According to the American Foundation for Suicide Prevention (2016), 117 suicides occur on a daily basis and suicide is the 10th leading cause of death in the U.S. Unfortunately these statistics may actually be less than the reality of the occurrence rate of suicide due to underreporting as a result of the negative stigma associated with it. Suicide rates have continued to rise over the years, which indicate the importance of increasing our awareness of it so that we can start to decrease these statistics. Suicide can be 100% preventable and knowing the warning signs and risk factors can help us save lives.
Many of us wonder what causes suicidal behavior and the answer is that there is no one cause. Suicidal thoughts and behavior are often associated with other mental health conditions, most commonly depression, anxiety, Bipolar Disorder, psychosis, and substance abuse. When these conditions go untreated or when the stressors we experience are beyond what we believe our coping abilities are, the risk of suicide increases. So what can we look out for if we are concerned that someone may be considering suicide?
Here is a list of common warning signs for suicide:
- A significant change in behavior, especially after a loss, trauma, or life transition
- An increase in substance use
- Isolation or withdrawal from support network
- Reckless behavior
- Insomnia or sleeping too much
- Giving away personal belongings
- Calling/writing to people to say goodbye
- Researching or looking for ways to die
- Aggressiveness and rage
- Decreased involvement in activities and hobbies
- Talk of severe hopelessness or being a burden to other people
- Expressing pain and not having any reasons to live
- Expressing suicidal ideation that the individual wants to kill themselves
Oftentimes the warning signs of suicidal behaviors may not be obvious so understanding what factors can put individuals at risk for suicide can be helpful for increasing our awareness and promoting prevention.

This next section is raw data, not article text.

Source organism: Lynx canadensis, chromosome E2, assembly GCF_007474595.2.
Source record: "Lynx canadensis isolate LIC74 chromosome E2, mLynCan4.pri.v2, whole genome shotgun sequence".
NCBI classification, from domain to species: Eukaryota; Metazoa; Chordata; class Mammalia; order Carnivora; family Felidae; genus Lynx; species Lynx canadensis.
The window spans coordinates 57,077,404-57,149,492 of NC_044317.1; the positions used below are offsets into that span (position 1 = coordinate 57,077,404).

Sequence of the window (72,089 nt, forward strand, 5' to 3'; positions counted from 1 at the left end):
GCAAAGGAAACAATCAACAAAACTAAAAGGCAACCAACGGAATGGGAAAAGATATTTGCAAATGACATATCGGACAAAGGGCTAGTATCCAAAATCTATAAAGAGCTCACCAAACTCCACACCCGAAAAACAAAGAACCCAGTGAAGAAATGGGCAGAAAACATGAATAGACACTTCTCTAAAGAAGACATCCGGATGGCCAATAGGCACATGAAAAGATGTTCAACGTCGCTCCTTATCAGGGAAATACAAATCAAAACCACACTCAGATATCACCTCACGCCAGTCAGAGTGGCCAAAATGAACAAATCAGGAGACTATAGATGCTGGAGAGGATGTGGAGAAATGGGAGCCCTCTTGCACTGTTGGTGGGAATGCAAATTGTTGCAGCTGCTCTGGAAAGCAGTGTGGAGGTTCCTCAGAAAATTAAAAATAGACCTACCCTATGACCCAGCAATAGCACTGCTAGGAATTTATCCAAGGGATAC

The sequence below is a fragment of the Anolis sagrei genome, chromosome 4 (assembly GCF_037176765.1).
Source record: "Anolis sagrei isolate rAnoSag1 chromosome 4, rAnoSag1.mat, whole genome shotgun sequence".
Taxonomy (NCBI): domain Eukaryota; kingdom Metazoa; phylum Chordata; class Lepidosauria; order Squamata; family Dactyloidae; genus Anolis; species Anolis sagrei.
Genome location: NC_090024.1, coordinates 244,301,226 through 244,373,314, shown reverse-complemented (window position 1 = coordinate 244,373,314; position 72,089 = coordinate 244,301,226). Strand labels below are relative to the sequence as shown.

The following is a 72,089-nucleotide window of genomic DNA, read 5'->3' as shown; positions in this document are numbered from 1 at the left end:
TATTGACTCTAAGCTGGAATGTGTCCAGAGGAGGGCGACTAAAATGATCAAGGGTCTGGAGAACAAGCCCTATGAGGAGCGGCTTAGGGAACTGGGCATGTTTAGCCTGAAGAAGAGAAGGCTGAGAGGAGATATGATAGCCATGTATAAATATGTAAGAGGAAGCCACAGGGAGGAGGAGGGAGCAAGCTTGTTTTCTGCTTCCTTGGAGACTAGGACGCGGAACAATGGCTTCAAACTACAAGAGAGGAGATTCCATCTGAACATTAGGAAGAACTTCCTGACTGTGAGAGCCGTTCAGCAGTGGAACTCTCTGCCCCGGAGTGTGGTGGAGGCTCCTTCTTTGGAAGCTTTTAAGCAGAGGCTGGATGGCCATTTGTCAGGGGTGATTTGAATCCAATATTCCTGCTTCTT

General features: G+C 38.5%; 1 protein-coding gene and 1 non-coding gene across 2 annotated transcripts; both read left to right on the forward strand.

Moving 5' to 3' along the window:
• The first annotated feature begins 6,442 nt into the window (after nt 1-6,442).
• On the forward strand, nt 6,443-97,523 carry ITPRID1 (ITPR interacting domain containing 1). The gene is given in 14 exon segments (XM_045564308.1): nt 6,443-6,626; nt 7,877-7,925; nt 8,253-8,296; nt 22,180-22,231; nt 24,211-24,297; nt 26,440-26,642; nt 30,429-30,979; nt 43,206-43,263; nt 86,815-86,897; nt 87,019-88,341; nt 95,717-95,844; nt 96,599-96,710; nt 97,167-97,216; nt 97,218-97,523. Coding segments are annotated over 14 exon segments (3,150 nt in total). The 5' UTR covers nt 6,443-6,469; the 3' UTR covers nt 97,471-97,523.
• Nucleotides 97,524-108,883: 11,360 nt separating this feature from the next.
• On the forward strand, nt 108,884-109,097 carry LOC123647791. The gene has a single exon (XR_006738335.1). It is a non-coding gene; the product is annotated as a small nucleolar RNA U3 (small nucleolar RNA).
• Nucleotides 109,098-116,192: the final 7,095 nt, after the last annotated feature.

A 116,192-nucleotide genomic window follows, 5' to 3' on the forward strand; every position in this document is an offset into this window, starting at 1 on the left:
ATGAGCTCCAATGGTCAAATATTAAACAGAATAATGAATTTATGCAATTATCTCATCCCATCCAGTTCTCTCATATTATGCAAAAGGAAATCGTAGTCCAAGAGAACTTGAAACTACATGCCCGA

Here is a list of common risk factors for suicide:
- Stressful events such as a loss, trauma, change in job, finances, relationships, etc.
- Prolonged stress in work or school setting (bullying/harassment) or ongoing relationship problems
- Having a specific plan for how an individual would kill themselves
- Having access and the means to carry out a plan (owning a firearm and drugs)
- Inability to contract for safety
- Exposure to suicide
- History of previous suicide attempts
- Family history of suicidal behavior
- Serious or chronic medical conditions
- Mental health conditions (depression, anxiety, Bipolar disorder, personality disorders, psychosis, and psychotic disorders)
Knowing and understanding the warning signs and risk factors for suicide can help us identify them in individuals we know and care about so that we can get them the help they need and prevent them from being apart of the growing statistics. One myth that needs to be debunked is that if we ask or talk about suicide to those we are worried about it impacting then we will put them more at risk for attempting. This is not the case and actually can have the opposite effect of potentially saving a life. So if you are concerned about someone or have noticed any of the above signs or risks, don’t be afraid to directly ask if they are thinking about suicide and then offer them an ear to listen and let them know that there are options. Since suicide can be prevented, there are many treatment options and avenues people can take to get help. These include psychotherapy, medication, hospitalization, and other treatment interventions for associated mental health disorders like depression, anxiety, Bipolar Disorder, psychosis, substance abuse, and personality disorders.
If you or someone you know is experiencing suicidal thoughts or is at risk for suicide, use these resources below to access help 24/7:
Suicide Prevention Lifeline: 1-800-273-TALK (8255)
Veterans Crisis Line: 1-800-273-8255 press 1
Crisis Chat for online emotional support: crisischat.org
Crisis Text Line: Text START to 741-741